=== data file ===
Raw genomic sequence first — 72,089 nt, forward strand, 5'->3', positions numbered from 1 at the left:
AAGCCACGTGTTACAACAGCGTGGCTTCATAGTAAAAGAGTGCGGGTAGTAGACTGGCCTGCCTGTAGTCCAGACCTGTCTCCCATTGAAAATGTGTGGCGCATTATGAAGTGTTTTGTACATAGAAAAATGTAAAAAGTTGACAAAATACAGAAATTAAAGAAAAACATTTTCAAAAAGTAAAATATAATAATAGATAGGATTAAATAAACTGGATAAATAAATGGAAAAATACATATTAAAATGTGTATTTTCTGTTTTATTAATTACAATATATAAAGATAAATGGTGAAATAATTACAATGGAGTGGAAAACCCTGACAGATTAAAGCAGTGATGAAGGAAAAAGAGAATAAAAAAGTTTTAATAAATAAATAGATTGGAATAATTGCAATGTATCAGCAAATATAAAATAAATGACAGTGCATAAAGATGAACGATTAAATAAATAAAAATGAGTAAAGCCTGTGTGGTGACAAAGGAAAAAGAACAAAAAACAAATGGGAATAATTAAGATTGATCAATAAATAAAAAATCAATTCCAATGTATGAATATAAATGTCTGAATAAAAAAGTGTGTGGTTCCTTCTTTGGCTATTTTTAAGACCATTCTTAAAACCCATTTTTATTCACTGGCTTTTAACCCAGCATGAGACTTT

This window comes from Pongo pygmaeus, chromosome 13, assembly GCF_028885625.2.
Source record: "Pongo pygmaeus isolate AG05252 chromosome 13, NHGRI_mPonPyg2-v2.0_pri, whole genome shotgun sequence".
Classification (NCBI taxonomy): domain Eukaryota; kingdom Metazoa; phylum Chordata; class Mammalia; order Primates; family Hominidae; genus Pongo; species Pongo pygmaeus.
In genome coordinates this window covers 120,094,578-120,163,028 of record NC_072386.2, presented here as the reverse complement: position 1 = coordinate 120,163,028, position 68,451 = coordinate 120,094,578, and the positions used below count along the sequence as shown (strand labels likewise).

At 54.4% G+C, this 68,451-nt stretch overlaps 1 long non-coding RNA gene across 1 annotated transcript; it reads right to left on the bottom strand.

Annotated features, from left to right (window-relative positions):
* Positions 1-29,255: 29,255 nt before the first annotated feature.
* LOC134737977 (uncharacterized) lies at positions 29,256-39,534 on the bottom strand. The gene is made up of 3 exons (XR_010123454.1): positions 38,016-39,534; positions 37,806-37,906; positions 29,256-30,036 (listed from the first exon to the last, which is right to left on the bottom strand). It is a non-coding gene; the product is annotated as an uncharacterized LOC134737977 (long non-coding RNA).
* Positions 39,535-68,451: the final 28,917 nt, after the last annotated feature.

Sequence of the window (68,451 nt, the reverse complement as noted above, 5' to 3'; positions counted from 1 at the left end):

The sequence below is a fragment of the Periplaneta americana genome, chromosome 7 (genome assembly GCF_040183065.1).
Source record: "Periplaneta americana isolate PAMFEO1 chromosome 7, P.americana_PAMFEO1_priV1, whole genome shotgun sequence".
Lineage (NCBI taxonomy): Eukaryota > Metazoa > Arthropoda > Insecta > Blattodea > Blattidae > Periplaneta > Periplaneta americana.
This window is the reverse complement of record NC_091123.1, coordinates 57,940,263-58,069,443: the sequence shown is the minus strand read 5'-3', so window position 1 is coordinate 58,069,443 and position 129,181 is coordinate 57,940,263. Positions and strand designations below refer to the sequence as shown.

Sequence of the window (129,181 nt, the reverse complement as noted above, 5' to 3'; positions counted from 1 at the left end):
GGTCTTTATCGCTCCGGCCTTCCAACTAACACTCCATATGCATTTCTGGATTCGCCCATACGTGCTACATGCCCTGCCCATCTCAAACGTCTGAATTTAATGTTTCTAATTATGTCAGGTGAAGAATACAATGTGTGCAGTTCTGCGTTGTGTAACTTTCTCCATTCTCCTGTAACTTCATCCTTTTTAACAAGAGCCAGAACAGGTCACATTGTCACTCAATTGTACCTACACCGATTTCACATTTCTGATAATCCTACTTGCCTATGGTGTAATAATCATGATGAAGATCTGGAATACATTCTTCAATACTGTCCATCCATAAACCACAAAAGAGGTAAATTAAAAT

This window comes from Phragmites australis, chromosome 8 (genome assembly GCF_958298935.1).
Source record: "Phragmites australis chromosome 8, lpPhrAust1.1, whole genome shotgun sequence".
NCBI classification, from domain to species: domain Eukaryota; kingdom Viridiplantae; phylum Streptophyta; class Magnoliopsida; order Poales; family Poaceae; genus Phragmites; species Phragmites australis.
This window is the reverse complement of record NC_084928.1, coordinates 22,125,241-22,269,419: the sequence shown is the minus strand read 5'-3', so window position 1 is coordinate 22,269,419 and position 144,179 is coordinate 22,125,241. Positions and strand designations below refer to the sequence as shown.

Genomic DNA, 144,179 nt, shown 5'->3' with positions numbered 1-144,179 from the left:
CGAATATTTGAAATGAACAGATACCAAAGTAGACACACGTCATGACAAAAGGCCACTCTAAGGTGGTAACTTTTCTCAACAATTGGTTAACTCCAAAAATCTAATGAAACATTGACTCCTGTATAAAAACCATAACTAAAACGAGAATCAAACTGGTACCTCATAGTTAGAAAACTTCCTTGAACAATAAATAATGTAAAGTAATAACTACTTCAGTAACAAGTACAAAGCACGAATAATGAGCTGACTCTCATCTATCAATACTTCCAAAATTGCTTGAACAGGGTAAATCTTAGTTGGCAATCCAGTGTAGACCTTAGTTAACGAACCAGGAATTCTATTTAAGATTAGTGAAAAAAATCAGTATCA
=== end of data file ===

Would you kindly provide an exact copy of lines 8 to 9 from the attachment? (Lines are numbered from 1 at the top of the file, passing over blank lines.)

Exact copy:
Annotated features, from left to right (window-relative positions):
* Positions 1-29,255: 29,255 nt before the first annotated feature.